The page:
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Why Is Biotech So Cold?

By: Annie Zhang

Arguably, one of the most distinctive features of Biotechnology High School is its nippy temperatures. Particularly in the MPR and downstairs labs, frigidity is an expectation for many students. So why is Biotech so cold? Perhaps it has something to do with this old, old tale of Speckled Bacteria and the pokey little microbe:

There once was a Speckled Bacteria, and he collected things. He’d collected the cell membrane and the cell wall, the cytoplasm and the curly DNA, a handful of squat pili and quite a few roly-poly ribosomes. All the things he could find in the land, he collected, and after some time, he'd collected all things but one thing: the floppy flagella. Really, the floppy flagella was just a twirly whirly whip, but Speckled Bacteria had resolved, long before he had even started his pili collection, to collect the flagella and stick it straight on his behind. It was sure, he was certain, to be charming.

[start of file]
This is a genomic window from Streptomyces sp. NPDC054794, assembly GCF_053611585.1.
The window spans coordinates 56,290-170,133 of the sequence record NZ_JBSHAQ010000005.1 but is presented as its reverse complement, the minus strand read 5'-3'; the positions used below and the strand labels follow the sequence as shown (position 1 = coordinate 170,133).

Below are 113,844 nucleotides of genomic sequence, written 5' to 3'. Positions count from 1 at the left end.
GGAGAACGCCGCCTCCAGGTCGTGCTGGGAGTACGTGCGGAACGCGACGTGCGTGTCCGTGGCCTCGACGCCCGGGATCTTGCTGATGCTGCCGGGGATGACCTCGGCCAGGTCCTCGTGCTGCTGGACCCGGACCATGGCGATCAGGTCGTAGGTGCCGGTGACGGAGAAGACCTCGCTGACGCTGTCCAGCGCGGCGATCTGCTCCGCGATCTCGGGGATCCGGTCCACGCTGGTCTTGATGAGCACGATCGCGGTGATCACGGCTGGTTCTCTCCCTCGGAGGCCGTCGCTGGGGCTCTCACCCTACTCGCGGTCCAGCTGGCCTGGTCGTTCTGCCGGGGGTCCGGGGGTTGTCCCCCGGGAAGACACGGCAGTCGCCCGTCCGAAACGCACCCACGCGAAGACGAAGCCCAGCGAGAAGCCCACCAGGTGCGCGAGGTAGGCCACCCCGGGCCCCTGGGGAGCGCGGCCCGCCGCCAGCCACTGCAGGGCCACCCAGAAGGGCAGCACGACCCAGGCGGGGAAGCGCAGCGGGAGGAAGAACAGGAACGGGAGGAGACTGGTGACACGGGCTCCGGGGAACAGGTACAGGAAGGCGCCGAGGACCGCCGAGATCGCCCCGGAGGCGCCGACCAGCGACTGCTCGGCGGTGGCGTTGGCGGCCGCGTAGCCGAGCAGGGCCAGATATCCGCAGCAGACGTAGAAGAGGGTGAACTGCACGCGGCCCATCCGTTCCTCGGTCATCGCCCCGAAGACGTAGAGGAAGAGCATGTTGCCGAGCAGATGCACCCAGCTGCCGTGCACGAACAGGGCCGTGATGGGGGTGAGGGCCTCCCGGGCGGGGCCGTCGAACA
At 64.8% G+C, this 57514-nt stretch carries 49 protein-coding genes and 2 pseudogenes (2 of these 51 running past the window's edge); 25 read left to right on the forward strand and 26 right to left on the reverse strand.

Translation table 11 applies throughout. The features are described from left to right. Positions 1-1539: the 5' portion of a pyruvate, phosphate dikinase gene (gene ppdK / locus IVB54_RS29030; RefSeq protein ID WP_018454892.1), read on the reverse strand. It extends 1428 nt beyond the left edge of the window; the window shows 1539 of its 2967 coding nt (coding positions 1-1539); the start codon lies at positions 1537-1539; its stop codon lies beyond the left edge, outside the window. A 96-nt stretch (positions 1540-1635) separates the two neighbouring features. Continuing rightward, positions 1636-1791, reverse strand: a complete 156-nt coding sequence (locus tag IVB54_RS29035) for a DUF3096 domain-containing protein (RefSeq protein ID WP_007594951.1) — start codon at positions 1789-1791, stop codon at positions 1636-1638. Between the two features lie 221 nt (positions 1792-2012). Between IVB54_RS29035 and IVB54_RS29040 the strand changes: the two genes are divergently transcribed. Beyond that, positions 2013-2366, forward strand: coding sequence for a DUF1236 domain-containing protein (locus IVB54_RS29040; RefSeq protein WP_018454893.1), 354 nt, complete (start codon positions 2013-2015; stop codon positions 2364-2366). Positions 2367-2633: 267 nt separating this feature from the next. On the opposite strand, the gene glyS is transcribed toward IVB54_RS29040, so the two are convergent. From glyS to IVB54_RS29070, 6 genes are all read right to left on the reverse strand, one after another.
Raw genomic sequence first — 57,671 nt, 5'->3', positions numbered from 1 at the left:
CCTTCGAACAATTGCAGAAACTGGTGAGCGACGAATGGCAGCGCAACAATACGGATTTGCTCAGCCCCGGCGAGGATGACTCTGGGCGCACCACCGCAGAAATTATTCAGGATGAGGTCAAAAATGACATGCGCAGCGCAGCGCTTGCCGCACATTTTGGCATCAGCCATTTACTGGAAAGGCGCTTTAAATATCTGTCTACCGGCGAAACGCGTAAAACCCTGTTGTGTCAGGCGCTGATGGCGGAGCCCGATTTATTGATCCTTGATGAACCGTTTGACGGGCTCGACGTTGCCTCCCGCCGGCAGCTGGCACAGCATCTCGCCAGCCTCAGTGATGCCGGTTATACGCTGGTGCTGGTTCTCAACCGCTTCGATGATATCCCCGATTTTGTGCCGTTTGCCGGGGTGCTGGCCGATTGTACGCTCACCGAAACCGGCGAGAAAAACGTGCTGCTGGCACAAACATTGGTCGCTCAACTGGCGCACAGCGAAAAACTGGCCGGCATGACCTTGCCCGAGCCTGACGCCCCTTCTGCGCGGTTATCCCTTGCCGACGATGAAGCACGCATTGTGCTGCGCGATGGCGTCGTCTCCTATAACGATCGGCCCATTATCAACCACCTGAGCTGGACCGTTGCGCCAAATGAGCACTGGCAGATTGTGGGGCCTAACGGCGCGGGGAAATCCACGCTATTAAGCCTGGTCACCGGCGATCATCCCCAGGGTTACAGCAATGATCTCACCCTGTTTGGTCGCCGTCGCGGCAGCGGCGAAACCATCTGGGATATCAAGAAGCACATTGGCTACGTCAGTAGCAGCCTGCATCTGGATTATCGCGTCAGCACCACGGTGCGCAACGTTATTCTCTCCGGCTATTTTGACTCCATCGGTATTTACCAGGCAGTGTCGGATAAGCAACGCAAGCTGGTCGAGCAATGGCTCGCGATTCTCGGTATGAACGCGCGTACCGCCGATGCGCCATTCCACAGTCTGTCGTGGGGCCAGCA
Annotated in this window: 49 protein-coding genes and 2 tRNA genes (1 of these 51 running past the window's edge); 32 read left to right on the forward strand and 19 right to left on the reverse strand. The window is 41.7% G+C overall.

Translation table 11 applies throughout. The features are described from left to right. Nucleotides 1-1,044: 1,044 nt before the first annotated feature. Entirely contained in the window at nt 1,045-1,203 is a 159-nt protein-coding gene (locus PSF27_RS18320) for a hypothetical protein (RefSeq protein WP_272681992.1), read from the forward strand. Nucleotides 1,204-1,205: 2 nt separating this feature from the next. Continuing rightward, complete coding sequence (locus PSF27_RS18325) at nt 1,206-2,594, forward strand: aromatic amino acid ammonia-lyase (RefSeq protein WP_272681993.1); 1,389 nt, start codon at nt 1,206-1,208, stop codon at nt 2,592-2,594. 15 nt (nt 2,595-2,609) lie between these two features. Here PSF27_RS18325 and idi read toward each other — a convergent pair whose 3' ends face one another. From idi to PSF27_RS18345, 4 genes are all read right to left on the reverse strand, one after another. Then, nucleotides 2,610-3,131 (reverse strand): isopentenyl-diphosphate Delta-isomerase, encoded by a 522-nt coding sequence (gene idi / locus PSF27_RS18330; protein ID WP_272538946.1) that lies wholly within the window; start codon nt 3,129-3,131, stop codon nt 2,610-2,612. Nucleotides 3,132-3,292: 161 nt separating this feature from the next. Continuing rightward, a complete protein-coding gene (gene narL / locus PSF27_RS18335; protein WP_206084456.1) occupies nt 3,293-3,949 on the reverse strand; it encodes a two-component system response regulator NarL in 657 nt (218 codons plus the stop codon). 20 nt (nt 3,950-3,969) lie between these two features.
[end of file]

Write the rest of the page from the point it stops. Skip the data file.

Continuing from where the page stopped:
The thing with the floppy flagella, however, was that it was stuck on the behind of some other creature already, a little pokey microbe. So when at last Speckled Bacteria collected the floppy flagella, a little pokey microbe was minced for his flagella. And to this day, whenever someone thinks of bacteria, flagella with or without, the cold, cold ghost of a little pokey microbe haunts his (or her) body.

And I suppose that’s also why Biotech is so chilly.

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